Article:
William Onyeabor died at 70 on Wednesday 18 January, and as the news of his departure filtered into the social media space in Nigeria, people familiar with his work began to speak about how brilliant he was.
Of course there were others perplexed that the death of a musician they did not know was attracting such attention. And this can’t be blamed on the usual inability of Nigerians to appreciate culture. Many younger Nigerians are familiar with the tune and words of 'When the Going Is Smooth and Good', yet his name is almost never connected to the song in their heads.
Last year featured the departure of several culture legends (like David Bowie and Prince) around the world and, at the risk of sounding callous, this kind of mass departure of artists loved by people was long coming. There are personalities loved and appreciated by baby boomers who are now reaching the twilight of their lives. But their works remain fresh to everyone because their lives and art have been preserved for generations to view and appreciate. This isn't so for a lot of the artists who were beloved in Nigeria in the 1970s.
The resurgence of Onyeabor’s work in recent years was due to the efforts of David Byrne’s Luaka Bop. The record label also broke the news of his death to the world. Onyeabor, whose music career bloomed in the 1970s, was a music maverick whose name left the musical conversation in Nigeria due to his departure from the public eye after he became born again. His electro-funk was brilliant then as it is still, but also very much part of the culture space even to the early 1990s. If not for the efforts of Byrne’s record label Onyeabor’s death would have been just a footnote in Nigerian music history.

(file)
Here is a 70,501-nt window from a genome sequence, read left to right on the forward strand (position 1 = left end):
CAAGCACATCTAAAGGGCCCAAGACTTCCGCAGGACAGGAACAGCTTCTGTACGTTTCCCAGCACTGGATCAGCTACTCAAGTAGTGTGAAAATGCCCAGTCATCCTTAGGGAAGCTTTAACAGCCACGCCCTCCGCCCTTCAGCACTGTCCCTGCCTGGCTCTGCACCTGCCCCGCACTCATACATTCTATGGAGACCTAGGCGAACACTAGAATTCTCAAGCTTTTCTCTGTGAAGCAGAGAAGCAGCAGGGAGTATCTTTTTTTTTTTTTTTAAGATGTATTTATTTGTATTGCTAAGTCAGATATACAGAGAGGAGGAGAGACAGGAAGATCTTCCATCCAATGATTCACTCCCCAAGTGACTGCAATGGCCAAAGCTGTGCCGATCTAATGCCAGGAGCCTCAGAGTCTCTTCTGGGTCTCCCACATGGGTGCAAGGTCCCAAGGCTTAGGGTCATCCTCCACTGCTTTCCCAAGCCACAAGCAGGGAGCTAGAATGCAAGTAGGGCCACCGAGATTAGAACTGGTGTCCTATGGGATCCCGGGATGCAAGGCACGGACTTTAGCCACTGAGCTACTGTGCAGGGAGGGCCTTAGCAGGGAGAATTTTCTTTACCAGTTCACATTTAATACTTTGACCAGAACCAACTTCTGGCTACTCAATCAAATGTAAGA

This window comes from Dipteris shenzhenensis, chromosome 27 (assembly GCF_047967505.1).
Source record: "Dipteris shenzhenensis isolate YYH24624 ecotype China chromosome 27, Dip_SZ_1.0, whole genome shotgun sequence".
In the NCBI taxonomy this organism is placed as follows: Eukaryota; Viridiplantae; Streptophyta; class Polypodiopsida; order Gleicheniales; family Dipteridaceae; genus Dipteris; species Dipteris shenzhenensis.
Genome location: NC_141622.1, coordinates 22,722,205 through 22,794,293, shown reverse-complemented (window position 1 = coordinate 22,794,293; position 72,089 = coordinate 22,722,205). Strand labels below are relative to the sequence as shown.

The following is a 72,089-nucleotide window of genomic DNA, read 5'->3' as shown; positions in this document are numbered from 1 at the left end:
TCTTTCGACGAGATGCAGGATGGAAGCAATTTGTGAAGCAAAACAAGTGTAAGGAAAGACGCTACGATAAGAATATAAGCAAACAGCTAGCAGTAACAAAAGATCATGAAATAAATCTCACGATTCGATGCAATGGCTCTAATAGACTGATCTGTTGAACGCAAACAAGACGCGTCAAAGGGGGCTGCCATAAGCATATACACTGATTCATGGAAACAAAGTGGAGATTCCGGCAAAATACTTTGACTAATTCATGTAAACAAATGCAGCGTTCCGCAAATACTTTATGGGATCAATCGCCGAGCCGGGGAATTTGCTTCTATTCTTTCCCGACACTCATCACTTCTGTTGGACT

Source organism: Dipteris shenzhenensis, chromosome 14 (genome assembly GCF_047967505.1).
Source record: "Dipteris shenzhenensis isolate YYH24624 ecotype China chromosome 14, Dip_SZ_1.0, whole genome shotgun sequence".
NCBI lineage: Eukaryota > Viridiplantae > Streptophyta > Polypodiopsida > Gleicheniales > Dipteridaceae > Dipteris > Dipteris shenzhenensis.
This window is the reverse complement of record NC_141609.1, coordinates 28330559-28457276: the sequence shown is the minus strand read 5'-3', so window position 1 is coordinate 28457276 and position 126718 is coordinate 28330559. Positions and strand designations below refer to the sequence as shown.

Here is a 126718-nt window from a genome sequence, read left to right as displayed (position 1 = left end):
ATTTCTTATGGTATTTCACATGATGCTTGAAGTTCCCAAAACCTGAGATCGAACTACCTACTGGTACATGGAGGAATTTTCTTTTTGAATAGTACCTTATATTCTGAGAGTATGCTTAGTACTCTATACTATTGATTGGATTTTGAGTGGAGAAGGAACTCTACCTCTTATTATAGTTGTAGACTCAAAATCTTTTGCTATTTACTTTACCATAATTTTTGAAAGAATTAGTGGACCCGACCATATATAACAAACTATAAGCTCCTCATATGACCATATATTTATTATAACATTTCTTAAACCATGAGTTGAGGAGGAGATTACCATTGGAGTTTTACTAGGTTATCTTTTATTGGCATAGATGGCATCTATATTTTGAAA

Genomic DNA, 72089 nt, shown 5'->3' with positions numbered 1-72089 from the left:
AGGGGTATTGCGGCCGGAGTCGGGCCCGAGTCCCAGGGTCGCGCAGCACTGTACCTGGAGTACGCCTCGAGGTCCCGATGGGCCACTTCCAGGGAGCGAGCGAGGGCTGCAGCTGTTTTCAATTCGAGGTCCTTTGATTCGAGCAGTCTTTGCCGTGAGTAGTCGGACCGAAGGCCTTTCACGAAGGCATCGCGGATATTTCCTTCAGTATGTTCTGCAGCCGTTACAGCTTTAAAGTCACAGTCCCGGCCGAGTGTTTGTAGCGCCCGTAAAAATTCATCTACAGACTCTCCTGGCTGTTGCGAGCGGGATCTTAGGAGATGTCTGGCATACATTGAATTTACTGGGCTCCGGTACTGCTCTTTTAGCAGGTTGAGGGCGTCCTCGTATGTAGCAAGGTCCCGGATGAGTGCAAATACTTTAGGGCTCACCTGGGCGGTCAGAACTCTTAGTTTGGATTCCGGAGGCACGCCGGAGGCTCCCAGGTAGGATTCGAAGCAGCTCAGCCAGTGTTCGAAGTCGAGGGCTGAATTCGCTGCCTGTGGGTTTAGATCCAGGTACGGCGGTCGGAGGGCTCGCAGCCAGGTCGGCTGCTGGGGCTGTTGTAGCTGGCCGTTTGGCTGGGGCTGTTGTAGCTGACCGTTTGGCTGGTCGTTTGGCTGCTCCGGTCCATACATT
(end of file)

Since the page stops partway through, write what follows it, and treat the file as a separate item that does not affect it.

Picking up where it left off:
A lot of artists like Onyeabor are now at that age when their works, far removed from a younger generation, are easily forgotten in the wave of new sounds and the recognition it brings young artists. But there’s as much inspiration to be gotten from Nigerian music of the 1970s and its verve and inventiveness as there is in the pop and alternative sounds of the present. Thanks to YouTube, the work of these artists long departed from the public view is available to those who know what to search for, but there’s still a tinge of sadness in how much we lose due to our inabilty to remember them.
It took King Sunny Ade's 70th birthday celebration last year for a lot of the history surrounding his legend to become part of public record again through essays, peformances in his honour, and the auction of his guitar. But KSA is lucky in that regard, for he is the exception not the rule. A lot of his colleages, equally as talented, are fading away without attention paid to them and their art.
A large chunk of the past is probably lost now, and will take dedicated, concerted efforts to recover, but the present is still with us. This makes the works of those who critique and document music important—in spite of the protest of the artists who will rather dodge criticism. What is not written is lost, no matter how brilliant it is in a moment. There are undoubtedly many more Onyeabors to come out of the current era of young artists whom, hopefully, we won’t need the rescue efforts of the Byrnes of this world to preserve as part of our culture.